Article content continued
Many parents and professionals, including myself, are wringing their hands about back-to-school and work arrangements for the fall. As a mother of three school age kids, I fully understand the limitations of virtual learning. My kids yearn for human contact and a screen is, at best, a one-dimensional experience they tolerate, not embrace as a substitute for school. Plus, unfortunately, we can’t always count on the internet to deliver.
But as mayor of North Grenville, a high-growth community immediately south of Ottawa, I am deeply aware that public health must come first. Should keeping kids out of the classroom (or offering a hybrid program), among other measures, become the only way to ensure we get through a second wave without another massive economic disruption, I can accept that, for myself and my community.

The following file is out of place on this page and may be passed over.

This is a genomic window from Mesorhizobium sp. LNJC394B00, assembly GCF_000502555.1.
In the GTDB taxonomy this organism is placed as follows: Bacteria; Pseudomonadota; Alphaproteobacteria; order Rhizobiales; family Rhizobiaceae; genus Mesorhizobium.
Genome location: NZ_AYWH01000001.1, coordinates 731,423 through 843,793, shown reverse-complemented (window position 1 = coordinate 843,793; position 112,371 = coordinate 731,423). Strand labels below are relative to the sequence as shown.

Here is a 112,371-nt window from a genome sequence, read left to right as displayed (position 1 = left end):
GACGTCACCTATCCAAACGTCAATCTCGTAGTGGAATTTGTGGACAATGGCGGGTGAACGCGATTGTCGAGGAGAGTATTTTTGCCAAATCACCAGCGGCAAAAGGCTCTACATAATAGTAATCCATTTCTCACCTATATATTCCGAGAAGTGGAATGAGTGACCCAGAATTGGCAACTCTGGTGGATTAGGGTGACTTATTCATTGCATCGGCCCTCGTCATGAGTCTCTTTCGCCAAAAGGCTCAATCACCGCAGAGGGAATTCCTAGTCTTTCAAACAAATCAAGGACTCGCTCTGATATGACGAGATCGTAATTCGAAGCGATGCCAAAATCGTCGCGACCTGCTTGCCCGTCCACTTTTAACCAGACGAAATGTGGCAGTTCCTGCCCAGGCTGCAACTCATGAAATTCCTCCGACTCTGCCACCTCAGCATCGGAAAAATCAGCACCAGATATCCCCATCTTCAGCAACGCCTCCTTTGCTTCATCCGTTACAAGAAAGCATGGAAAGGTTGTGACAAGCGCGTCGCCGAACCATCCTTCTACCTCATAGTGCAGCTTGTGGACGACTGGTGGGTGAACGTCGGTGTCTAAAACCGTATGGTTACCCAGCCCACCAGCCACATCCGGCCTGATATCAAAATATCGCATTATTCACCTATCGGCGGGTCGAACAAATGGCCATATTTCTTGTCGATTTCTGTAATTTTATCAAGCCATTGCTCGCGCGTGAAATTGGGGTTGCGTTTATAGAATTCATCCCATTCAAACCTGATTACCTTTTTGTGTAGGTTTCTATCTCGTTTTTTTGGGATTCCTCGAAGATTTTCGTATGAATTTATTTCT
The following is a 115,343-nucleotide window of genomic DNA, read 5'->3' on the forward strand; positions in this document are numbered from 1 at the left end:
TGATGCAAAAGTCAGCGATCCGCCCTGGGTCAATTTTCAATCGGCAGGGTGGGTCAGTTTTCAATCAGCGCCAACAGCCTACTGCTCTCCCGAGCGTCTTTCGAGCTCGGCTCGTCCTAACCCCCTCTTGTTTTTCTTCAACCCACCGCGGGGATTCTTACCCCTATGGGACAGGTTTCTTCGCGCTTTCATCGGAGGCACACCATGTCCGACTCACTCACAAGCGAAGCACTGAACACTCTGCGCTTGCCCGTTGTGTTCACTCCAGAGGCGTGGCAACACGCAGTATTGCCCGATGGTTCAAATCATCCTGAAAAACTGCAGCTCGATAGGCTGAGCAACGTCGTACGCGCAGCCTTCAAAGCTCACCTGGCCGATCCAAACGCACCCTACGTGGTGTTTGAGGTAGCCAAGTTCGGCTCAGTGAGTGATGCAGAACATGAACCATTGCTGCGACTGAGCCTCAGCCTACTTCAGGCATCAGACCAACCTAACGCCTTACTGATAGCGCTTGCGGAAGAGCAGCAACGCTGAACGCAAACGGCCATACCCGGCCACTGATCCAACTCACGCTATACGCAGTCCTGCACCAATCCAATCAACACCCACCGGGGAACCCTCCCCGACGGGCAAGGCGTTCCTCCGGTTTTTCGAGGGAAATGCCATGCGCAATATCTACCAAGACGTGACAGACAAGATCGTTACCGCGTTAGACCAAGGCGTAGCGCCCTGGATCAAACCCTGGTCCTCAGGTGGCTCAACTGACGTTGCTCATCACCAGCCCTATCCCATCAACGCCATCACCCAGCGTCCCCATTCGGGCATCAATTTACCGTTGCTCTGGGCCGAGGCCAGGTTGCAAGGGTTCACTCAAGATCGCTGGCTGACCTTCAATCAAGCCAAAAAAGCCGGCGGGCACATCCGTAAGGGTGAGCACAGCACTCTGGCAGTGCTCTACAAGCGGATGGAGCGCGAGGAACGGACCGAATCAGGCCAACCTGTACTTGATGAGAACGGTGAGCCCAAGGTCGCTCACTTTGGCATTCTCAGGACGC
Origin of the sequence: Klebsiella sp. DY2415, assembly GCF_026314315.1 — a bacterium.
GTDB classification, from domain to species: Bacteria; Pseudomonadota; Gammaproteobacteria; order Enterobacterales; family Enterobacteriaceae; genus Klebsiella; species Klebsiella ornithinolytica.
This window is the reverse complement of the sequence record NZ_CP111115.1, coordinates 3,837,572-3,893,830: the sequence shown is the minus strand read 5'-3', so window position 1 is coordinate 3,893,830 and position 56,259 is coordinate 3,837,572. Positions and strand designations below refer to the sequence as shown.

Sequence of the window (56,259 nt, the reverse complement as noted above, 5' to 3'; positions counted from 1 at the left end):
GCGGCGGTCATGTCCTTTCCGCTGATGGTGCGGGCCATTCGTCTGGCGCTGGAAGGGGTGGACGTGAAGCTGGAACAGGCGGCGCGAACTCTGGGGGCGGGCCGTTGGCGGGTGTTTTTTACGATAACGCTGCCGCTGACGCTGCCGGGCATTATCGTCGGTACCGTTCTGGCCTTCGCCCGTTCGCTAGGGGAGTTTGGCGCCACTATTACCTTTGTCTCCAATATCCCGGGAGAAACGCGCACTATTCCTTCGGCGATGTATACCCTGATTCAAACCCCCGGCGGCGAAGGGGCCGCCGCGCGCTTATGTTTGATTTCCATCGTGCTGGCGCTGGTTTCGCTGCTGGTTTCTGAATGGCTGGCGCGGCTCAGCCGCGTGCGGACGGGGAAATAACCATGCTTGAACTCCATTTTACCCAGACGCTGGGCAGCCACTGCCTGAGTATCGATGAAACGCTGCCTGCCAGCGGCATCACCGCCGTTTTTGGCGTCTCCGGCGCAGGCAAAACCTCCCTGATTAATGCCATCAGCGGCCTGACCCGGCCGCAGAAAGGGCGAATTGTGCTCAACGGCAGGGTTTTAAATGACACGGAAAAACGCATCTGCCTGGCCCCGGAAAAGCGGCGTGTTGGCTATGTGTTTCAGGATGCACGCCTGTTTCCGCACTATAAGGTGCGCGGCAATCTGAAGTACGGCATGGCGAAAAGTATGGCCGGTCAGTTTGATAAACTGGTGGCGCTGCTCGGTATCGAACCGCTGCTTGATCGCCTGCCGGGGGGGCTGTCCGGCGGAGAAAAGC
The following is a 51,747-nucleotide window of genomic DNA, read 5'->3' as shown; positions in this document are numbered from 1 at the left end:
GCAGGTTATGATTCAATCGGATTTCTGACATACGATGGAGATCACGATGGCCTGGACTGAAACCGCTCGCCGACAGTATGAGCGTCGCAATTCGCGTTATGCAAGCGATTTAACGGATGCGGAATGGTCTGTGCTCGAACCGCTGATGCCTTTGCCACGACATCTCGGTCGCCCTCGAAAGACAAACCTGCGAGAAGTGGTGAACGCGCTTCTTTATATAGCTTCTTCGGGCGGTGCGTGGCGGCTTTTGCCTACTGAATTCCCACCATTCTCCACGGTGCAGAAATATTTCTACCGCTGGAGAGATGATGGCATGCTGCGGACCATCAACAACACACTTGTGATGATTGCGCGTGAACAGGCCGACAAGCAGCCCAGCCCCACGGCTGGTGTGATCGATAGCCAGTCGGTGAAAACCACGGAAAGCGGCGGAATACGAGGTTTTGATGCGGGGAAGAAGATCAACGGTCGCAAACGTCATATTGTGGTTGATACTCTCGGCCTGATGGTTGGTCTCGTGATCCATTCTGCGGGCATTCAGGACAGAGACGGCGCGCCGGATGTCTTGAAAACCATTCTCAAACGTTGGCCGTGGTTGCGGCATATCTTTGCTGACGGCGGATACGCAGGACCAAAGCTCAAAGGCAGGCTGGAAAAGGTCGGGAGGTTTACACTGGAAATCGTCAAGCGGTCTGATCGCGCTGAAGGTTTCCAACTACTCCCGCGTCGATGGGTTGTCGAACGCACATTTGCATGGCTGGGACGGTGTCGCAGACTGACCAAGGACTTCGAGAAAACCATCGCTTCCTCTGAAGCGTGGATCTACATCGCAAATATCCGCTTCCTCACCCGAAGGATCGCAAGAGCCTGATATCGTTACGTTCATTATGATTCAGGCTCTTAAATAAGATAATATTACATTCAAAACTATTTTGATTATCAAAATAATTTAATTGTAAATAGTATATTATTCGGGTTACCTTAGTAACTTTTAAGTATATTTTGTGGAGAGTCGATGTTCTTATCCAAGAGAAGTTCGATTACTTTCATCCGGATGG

What I can’t accept is poor rural internet service that risks leaving many of my residents, businesses and much of Ontario behind. Without an ambitious federal- provincial strategy that prioritizes the establishment of truly high-speed, reliable rural broadband networks (i.e. a gigabit), access to education, health care, jobs and Ontario’s long term economic recovery are in jeopardy.
The urgency of the matter is akin to urban transit, and the dollars to fix it are comparable. However, its impact will have an equalizing effect across the province, ensuring that no matter where you live, COVID-19 will not exact more of a price than it already has.
Nancy Peckford is mayor of North Grenville, and an advocate for the Eastern Ontario Regional Network’s plan to bring a gigabit to every household, business and institutional setting in eastern Ontario.